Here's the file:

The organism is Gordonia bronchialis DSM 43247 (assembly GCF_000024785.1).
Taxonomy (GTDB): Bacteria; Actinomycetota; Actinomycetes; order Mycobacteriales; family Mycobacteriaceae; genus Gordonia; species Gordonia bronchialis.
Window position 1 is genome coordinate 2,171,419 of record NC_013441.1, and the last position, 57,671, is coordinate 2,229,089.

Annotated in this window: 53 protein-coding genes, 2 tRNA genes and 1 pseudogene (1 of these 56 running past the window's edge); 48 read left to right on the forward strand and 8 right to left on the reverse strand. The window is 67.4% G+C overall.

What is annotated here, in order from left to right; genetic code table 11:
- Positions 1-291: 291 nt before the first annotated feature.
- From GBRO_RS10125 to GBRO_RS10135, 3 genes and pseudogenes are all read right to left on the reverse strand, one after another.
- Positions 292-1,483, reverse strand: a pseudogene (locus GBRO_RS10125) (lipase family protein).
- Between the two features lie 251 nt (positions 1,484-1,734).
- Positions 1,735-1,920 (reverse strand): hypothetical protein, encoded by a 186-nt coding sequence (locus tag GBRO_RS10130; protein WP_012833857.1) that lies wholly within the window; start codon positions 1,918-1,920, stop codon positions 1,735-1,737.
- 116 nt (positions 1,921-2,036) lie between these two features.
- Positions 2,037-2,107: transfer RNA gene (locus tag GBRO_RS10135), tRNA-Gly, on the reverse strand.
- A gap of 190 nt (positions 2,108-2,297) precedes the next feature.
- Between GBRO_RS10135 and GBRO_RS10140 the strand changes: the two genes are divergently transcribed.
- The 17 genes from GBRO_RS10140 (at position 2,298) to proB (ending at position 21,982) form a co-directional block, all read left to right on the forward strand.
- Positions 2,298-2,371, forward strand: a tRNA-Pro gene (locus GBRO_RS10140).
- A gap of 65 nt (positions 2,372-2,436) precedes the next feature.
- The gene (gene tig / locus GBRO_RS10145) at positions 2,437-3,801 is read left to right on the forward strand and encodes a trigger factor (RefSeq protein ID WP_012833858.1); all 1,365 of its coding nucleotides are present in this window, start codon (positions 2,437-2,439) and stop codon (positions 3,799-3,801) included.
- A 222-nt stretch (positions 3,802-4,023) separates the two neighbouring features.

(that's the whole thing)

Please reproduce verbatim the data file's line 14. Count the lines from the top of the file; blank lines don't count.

- Between GBRO_RS10135 and GBRO_RS10140 the strand changes: the two genes are divergently transcribed.